Africa-Press – Lesotho. Digitilisation is not only crucial in transforming the teaching and learning process, but also a solution to shortage of textbooks. The advantages of fourth industrial revolution include no need for setting up any infrastructure or building, except for having computers, connectivity and the right mindset.
The Minister of Education and Skills Development, Dr Douglas Letsholathebe, said during a meeting with Rakops Junior Secondary School teachers recently. He said digitalisation was also in-line with Sustainable Development Goal number four, which called for relevant education of children.
“We need to produce a 21st century learner and to have a 21st century learner, we need a 21st century ministry, permanent secretary, director and teacher,” he added.
He stated that it was crucial to have smart schools and to achieve that, curriculum should be changed, the pedagogy of presenting curriculum and assessment should all be transformed.
Dr Letsholathebe said he was aware of the challenges teachers were faced with, urging them to ensure that digitalisation was implemented in schools. He called for change of mindset, indicating that it could only be achieved if schools were empowered.
The minister further stated that he did not see the reason why teachers had to be in school during school holidays, however he said teachers should not take leave days during school calendar days.
He also stated that re-tooling and up skilling of teachers was very important, urging them to take advantage of laptops they would be allocated. For his part, Rakops JSS head, Mr Christopher Mudala, expressed concerns regarding shortage of classrooms saying they were a 30 stream school with 859 pupils.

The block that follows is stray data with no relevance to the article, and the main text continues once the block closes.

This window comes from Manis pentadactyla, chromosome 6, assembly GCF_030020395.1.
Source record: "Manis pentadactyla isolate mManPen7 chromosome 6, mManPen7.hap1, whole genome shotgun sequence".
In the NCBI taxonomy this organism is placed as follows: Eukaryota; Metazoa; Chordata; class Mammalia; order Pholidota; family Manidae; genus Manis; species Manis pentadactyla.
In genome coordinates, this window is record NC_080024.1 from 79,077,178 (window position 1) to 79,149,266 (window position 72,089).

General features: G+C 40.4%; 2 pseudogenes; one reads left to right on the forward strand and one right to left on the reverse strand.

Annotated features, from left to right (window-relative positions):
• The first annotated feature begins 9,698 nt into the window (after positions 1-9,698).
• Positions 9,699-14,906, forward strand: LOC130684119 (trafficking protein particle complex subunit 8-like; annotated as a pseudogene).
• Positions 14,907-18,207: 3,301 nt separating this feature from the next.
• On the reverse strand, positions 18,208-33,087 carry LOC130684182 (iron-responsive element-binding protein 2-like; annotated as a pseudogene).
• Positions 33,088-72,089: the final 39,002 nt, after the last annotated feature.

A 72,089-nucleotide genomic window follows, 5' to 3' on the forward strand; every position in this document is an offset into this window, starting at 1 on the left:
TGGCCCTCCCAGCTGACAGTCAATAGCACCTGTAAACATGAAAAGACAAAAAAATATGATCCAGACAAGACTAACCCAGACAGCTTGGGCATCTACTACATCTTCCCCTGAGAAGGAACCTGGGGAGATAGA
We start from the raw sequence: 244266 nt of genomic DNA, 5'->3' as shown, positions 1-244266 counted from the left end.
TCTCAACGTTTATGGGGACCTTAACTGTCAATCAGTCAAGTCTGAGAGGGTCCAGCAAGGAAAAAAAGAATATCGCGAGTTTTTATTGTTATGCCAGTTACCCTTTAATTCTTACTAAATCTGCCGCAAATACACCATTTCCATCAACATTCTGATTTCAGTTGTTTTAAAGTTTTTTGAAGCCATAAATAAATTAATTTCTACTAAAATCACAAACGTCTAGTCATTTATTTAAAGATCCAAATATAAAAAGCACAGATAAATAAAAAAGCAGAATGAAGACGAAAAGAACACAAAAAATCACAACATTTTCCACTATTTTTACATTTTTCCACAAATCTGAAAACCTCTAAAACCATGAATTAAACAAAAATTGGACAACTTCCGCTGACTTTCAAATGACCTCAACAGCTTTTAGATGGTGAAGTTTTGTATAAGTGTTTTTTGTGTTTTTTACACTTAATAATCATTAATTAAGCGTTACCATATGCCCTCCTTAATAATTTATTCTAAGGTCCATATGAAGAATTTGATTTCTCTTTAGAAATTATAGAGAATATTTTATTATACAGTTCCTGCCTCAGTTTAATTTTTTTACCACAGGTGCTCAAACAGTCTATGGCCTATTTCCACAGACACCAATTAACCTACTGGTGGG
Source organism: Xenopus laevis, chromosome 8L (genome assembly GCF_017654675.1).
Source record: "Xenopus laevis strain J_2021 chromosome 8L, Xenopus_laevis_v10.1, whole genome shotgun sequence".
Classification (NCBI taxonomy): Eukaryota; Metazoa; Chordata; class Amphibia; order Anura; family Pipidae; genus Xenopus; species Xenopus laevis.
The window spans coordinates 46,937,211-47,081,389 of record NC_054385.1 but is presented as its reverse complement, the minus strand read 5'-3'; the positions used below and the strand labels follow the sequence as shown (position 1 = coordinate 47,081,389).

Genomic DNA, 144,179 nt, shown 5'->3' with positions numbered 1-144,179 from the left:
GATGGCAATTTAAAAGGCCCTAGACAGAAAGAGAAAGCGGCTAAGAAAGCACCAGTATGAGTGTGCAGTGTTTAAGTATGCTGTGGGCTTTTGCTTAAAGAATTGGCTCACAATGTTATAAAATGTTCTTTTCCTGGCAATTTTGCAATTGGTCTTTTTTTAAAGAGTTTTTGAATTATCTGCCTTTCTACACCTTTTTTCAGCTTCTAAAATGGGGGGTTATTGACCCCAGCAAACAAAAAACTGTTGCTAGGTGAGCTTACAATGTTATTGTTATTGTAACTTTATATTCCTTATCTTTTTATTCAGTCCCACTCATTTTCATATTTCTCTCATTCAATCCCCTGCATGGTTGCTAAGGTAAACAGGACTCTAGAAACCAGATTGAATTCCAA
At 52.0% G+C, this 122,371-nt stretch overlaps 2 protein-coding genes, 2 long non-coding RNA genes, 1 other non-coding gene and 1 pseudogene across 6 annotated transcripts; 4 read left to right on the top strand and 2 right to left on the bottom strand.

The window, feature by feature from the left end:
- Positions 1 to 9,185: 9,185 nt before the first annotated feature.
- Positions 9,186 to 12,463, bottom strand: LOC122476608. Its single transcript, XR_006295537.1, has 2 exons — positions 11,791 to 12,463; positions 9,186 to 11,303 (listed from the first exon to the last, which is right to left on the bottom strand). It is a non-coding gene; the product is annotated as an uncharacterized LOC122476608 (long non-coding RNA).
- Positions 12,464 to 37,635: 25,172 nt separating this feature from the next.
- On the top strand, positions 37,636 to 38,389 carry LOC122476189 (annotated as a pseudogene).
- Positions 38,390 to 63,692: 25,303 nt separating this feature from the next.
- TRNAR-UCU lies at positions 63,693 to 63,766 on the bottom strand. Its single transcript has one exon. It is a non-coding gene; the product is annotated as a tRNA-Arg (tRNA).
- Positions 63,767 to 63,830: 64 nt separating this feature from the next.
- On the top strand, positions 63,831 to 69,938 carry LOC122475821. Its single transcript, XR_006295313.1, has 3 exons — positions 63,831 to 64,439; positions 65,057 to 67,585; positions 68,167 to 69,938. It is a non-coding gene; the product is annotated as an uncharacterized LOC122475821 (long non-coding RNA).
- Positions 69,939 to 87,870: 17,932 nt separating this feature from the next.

He stated that they had 15 classrooms and had a shortfall of 14, adding that there was also shortage of laboratories. The effectiveness of teaching and learning, he said, was not upheld due to the challenges faced.
Mr Mudala also complained they did not have transport though they were a boarding school. He also expressed concern that there was shortage of furniture saying all form one classes did not have desks.
The school head also proposed that pupils from Xere should be placed in schools distant from their home village as they absconded from school. The school fence, Mr Mudala said, was dilapidated something that led to wild animals such as elephants gaining entrance in the school disturbing teaching and learning process.
The teachers’ representative, Ms Chookula Ramashaba, complained that the school workload was too hefty for teachers, saying they were supposed to have six classes as a maximum, but other teachers had seven.
Ms Ramashaba said progression was also a challenge, adding there were no promotions as well as delay in payment of temporary teachers. She proposed for procurement of porta cabins to address the issue of shortage of classrooms.
In response the director of education, Central Region, Mr Sane Mooketsi, said progression took place after completing at least two years. Mr Mooketsi stated that in terms of recommended work load for teachers, the standard was 40 periods, citing that the most crucial issue was contact time between the teacher and pupils. He stated that when allocating vehicles, boarding schools were prioritised, saying they had requested vehicles for the coming financial year.
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